Slightly more than half of the civilian population of voting age, excluding persons residing in institutions, were reported as having voted in the November 1970 Congressional election, according to the results of the Current Population Survey conducted by the Bureau of the Census in November 1970. The voting turnout in 1970 (55 percent) was virtually the same as in the 1966 Congressional election, but substantially (13 percentage points) below that reported in the Presidential election of 1968.
About 14 percent of the population of voting age were reported in 1970 as being registered to vote but as not having cast a ballot and another 28 percent were not eligible to vote because they were not registered. The remaining 4 percent of persons did not report whether they voted or were registered.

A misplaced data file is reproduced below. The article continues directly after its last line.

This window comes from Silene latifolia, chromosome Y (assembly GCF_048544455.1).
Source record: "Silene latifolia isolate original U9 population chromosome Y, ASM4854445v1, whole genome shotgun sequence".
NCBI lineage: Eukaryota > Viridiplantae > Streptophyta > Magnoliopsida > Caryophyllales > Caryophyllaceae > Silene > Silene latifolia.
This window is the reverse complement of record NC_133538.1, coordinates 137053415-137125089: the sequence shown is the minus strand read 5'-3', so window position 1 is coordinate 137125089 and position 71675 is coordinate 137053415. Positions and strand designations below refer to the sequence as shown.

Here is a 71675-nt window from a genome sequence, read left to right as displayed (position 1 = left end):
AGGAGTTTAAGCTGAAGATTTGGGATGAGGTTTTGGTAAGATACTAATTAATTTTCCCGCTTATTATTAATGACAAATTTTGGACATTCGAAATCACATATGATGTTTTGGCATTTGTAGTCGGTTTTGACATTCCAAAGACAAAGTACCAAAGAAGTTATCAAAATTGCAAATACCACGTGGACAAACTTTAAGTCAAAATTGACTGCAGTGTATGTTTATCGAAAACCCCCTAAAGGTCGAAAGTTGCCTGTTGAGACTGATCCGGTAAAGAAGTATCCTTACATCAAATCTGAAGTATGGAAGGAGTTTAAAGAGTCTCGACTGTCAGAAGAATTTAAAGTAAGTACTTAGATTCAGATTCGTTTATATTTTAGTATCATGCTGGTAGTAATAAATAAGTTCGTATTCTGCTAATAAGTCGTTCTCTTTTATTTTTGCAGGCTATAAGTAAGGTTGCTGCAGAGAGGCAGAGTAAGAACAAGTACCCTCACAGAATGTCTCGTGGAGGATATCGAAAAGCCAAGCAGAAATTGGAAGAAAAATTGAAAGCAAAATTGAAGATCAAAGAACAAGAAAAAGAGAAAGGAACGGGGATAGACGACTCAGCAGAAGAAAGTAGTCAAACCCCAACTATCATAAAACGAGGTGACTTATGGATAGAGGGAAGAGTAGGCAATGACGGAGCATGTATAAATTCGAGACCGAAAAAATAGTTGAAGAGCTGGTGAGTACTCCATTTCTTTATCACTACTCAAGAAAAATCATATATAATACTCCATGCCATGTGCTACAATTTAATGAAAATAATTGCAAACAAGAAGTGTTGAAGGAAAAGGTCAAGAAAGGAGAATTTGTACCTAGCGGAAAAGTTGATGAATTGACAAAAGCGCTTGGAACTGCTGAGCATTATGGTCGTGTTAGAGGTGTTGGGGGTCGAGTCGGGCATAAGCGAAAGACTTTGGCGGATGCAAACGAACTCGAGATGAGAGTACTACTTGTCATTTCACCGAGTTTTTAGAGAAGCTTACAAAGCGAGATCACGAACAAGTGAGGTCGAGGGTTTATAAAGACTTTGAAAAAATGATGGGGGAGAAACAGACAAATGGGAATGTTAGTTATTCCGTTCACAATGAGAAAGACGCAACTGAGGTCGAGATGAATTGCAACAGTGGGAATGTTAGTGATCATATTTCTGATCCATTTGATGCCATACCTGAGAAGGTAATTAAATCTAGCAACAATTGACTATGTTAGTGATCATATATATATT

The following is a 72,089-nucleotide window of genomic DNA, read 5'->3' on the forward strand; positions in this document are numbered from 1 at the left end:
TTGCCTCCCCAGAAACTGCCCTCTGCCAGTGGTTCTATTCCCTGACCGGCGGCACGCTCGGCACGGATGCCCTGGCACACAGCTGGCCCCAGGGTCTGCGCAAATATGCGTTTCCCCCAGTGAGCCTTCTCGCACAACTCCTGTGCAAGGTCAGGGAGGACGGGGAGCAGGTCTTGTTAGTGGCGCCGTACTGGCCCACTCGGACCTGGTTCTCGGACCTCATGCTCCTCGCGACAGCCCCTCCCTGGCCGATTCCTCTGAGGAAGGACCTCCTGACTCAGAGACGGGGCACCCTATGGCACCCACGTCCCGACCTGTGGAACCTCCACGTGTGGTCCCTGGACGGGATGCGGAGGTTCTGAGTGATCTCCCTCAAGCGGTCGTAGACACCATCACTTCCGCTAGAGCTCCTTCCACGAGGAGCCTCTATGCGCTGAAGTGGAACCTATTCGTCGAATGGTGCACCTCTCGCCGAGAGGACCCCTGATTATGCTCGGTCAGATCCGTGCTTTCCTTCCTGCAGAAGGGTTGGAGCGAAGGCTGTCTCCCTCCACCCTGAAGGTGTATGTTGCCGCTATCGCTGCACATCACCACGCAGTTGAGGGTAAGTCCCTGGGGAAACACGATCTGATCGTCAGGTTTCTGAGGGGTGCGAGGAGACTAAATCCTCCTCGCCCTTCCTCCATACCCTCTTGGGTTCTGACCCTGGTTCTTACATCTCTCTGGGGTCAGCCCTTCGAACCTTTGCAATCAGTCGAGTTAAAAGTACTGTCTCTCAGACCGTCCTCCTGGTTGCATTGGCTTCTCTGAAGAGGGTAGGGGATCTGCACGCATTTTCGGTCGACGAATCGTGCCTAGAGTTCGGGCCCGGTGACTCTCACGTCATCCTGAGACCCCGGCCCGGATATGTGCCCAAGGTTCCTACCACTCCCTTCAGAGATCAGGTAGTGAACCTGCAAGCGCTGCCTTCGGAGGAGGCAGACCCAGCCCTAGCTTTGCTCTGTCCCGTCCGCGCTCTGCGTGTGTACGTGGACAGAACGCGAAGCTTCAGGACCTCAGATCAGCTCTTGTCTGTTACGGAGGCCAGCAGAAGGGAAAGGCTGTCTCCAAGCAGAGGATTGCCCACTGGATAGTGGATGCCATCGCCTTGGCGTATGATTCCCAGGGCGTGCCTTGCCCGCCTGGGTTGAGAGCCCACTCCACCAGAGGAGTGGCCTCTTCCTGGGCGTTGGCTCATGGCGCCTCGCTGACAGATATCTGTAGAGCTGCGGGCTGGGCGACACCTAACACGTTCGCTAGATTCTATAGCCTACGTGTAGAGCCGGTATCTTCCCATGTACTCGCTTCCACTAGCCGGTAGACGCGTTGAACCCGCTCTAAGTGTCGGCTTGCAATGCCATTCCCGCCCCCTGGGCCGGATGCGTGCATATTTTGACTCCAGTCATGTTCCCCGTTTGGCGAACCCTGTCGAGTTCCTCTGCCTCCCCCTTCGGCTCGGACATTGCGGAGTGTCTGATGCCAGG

Others in Series
Internal Migration in the U.S.: April 1947 to April 1948
This report analyzes migration in the U.S. between 1947 and 1948 using the Current Population Survey and provides detailed tables.
Marital Status and Living Arrangements: March 1971
Detailed tabulations provide statistics on the marital status and living arrangements of the United States population using data from the 1971 CPS.
Characteristics of New Voters: 1972
There will be 25 million young people who will be old enough to vote for President for the first time in the November 1972 Presidential election.